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Fighting Food Waste and Climate Change

Put ’em up: Fighting Food Waste Also Combats Climate Change

Most people point to renewable energy as the solution to curbing carbon emissions and alleviating the impacts of climate change. As that is a huge part of slowing down the warming of our climate, there are also easier, more accessible solutions, such as fighting food waste.

Why is food waste a big deal?

Food waste is one of the most significant sources of heat-trapping gasses and it directly contributes to climate change. Nearly one-third of the food produced in the United States is either lost or wasted.

When food is produced, acres of trees and land are cleared to harvest crops. This process emits a lot of carbon dioxide into the atmosphere. When trees are chopped down, not only do they release carbon dioxide into the atmosphere, but they are no longer there to absorb and offset the gas. When food is thrown away, it ends up in a landfill with the rest of society’s trash. Since landfills are no-oxygen environments, they turn organic matter into methane – which traps 30 times more heat than carbon dioxide.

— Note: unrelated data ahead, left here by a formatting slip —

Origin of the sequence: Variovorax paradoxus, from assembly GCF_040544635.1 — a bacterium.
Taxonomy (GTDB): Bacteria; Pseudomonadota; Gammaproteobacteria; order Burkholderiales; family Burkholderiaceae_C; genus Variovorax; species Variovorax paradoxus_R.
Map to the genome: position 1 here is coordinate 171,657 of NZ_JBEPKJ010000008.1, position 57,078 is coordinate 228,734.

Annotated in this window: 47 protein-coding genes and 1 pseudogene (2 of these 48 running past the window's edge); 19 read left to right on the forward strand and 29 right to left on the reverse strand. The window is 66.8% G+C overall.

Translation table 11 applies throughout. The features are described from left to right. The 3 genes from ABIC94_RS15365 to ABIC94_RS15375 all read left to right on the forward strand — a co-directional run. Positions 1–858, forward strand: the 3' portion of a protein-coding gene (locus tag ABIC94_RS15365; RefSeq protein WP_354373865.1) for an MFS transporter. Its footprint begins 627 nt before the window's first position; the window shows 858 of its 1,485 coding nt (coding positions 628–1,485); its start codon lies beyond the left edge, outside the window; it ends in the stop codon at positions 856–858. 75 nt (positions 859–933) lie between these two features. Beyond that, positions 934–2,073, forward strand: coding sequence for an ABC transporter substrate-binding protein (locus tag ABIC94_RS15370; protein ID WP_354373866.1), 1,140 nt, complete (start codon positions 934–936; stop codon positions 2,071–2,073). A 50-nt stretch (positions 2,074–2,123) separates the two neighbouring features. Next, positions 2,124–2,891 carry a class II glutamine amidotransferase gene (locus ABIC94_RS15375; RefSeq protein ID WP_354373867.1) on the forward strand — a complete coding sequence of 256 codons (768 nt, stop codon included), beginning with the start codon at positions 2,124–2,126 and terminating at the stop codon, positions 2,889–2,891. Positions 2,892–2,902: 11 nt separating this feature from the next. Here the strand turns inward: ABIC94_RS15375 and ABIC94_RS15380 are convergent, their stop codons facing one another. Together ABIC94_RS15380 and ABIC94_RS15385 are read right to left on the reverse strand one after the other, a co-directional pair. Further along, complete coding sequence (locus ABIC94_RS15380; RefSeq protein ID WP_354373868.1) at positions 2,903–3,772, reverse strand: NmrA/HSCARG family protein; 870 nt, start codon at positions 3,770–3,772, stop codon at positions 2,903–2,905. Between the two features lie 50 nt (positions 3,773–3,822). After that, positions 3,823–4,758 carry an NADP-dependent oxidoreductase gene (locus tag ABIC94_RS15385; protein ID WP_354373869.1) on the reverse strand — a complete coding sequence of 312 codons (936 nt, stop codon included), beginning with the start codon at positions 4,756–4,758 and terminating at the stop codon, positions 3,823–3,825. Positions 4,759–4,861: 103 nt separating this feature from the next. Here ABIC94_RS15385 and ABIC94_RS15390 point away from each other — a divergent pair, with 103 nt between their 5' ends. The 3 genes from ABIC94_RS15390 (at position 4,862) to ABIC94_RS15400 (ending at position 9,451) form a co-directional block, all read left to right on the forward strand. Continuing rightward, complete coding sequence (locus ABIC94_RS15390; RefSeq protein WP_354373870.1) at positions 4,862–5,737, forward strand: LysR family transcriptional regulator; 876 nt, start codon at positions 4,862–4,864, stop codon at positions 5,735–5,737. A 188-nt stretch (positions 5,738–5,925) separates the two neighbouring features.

According the WasteDive, between the emissions associated with food production and emissions associated with food decay in landfills, food waste nears 4.4 billion tons of greenhouse gas emissions.

Is fighting food waste hard?

Fighting food waste can easily be done on the individual level. Whether its by starting an at-home compost system (check out our blog on How To Compost) or by changing your food habits at the grocery store and in the kitchen, everyone can do their part in fighting food waste.

Cities can fight food waste on a large scale by employing donation programs for those in need. Additionally, cities can utilize large-scale compost systems and anaerobic digestion. The last place we want our food waste to go is the landfill or to be incinerated.

Renergy partners with food manufacturers in Ohio and surrounding states to recycle food waste through anaerobic digestion. In September, our anaerobic digesters processed nearly 7,306 tons of food waste. Join us in this fight to end food waste and curb climate change!




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Cari Oberfield